Further, while we don’t have direct visibility into Celsius or BlockFi’s spending, we do know the flows of the most elaborately obfuscated of the fake crypto banks: Anchor.
Some will immediately object that Anchor doesn’t belong in this category. But while it nominally ran on a public blockchain, it was in no sense a “real” DeFi protocol. This was obvious well before Terra’s collapse. While DeFi protocols like Aave adjust deposit returns based on real loan demand, entities in the Terra ecosystem had to repeatedly refill the “yield reserve” that was paying out artificially high depositor yields on Anchor. A backstop was necessary because Anchor wasn’t endogenously generating enough yield from loans to meet its obligations to depositors.
This was explicitly acknowledged to be a temporary fix, with the promise that “real” yields would eventually arrive – much as Uber has continued to promise real profits someday. Though not framed in these terms, it was the functional equivalent of Uber selling rides for less than they actually cost and making up the difference with investor money.
LUNA and the UST stablecoin grew so large almost entirely because of the ~20% interest being paid on deposits made to Anchor using the UST stablecoin. These subsidized returns meant Terra was, in practice, a technologically obfuscated Ponzi scheme.
Boiling frogs at 100 degrees Celsius
Whatever the legal niceties, the same argument could be made about the functional reality of Celsius and its ilk. These cases may even highlight certain “Ponzinomic” elements of venture investing as a whole, particularly the ability of early-stage investors to continue propping up the book value of their own positions in subsequent rounds. As with Anchor, as long as a VC can continue subsidizing money-losing customer acquisition, a company can trumpet growth and promise profitability down the road.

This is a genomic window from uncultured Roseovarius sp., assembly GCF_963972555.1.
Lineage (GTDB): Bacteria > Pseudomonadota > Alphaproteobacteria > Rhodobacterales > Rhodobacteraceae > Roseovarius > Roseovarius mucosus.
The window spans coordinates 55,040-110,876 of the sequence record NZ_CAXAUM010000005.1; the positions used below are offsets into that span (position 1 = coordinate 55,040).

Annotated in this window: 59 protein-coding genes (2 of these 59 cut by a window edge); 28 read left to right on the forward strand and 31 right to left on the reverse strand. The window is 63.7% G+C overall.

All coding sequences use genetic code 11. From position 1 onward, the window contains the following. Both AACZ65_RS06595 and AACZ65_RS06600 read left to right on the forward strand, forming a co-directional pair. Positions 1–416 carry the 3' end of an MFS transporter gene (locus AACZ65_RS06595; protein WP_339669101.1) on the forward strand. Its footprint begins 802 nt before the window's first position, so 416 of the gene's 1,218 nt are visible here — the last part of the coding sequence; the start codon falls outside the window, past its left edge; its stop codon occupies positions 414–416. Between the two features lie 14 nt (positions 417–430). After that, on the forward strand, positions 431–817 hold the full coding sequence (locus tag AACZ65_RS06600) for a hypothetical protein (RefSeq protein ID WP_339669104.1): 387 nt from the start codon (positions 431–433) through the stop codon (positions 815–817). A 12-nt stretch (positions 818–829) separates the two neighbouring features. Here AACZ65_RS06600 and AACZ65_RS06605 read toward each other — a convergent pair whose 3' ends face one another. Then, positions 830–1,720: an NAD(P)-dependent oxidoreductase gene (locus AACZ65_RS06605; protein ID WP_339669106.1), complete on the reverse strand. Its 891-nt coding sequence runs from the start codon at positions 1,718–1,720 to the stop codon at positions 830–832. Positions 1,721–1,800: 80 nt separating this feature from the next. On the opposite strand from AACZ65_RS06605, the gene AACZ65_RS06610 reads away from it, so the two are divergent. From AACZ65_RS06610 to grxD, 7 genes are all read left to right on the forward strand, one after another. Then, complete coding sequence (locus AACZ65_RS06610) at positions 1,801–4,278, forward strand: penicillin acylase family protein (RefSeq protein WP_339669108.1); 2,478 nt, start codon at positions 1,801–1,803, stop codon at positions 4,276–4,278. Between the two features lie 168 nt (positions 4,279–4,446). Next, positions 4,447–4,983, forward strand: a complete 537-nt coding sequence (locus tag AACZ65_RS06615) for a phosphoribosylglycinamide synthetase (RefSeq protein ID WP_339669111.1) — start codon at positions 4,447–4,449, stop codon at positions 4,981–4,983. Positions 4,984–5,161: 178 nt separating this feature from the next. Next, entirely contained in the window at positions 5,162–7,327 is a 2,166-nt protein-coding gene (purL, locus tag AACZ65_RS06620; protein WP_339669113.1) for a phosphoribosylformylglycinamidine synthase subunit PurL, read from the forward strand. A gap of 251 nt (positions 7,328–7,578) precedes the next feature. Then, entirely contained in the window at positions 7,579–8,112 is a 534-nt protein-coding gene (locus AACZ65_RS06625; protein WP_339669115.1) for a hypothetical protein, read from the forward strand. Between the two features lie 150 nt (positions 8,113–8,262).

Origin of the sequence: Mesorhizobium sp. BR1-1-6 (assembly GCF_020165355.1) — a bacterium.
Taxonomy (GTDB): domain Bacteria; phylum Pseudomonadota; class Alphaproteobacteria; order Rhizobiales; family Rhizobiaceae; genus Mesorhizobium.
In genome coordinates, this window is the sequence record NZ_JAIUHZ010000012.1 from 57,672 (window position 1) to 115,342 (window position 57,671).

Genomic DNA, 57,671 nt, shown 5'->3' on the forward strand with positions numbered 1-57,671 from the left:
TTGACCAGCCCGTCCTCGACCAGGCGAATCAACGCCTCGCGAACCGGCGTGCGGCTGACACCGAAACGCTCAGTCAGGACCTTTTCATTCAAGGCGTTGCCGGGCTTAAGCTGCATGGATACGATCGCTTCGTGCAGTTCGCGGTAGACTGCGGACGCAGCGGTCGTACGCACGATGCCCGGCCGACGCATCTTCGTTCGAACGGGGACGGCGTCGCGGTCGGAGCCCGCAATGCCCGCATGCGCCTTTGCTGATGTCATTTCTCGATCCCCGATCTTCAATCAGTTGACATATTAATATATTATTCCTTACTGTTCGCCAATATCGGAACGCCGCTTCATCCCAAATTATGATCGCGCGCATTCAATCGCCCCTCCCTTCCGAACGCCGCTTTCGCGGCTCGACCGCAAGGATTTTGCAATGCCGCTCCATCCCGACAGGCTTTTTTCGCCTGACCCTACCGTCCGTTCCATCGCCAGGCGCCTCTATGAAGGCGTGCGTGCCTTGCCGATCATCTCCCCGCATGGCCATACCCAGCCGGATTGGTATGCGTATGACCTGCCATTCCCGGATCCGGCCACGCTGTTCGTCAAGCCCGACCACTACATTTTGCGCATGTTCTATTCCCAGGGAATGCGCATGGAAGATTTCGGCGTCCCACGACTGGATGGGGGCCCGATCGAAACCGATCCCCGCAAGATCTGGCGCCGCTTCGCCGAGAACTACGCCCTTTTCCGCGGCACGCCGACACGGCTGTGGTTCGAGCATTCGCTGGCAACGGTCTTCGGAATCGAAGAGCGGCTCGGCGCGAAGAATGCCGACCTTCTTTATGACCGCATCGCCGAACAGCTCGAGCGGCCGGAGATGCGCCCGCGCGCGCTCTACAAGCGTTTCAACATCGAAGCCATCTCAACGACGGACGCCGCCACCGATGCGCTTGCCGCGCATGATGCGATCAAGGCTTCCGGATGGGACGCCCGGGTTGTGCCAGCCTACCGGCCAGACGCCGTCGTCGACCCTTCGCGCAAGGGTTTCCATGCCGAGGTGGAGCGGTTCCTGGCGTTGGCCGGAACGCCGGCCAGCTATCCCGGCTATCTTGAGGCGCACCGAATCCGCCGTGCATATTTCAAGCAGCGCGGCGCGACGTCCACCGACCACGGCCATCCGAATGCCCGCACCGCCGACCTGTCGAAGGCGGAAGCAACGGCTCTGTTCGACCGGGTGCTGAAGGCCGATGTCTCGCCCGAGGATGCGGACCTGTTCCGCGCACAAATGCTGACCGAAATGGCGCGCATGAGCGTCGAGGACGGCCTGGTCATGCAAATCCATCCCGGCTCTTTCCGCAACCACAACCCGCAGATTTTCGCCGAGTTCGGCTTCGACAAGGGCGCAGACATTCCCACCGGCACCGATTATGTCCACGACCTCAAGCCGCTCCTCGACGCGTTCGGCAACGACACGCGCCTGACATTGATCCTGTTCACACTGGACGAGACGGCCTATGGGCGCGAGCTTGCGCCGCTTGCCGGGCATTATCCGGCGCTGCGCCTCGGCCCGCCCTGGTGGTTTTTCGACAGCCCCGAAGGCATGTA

But even on its face this is simply a disastrous model for finance because unlike technology revenues and profits, investment yields don’t scale. In fact, they do the opposite of scale: The larger a hedge fund gets, for instance, the harder it is to continue delivering the same percentage returns it did with less money under management.
See also: The Case for Suing Celsius, Terraform Labs | The Node
Whether you’re investing in crypto or tech stocks, this often becomes a kind of risk trap. When people keep throwing cash at you, you have to search harder and harder for investment opportunities that will match your past performance. Those later bets, almost inevitably, either provide lower returns or present higher risks. This was the precise dynamic that played out with Celsius in particular: BadgerDAO is to Celsius CEO Alex Mashinsky as Twist Bioscience (a speculative medical bet) is to ARK Invest’s Cathie Wood.
One to zero
Another reason the Thiel model simply makes no sense for retail finance is that it is structurally impossible to build the kind of “moat” that can, at the very least, keep a crappy business like Uber limping along. A huge element of finance, certainly for retail depositors but also more generally, is that you want your deposits to be as liquid as possible. To attract deposits in the first place, customers must be convinced it will be easy to withdraw … and potentially deposit their money elsewhere. This makes banking a fundamentally very, very tough business to monopolize in even a marginally free market.
Finally, loss-led customer acquisition is nonsensical in finance simply because there’s no such thing as free money. Yields that are artificially inflated to attract customers will inevitably be forced to align with macro trends over time, and the customers will simply leave. One part of what made Celsius and Anchor functionally scams (whatever the legal conclusions wind up being) is that their outsized returns were premised on the idea that crypto somehow magically generated more yield than normal money, and would indefinitely.
That was always absurd – the past few weeks have just made it painfully obvious.
Update 7/1/22: This story has been updated with new information about FTX's deal with BlockFi.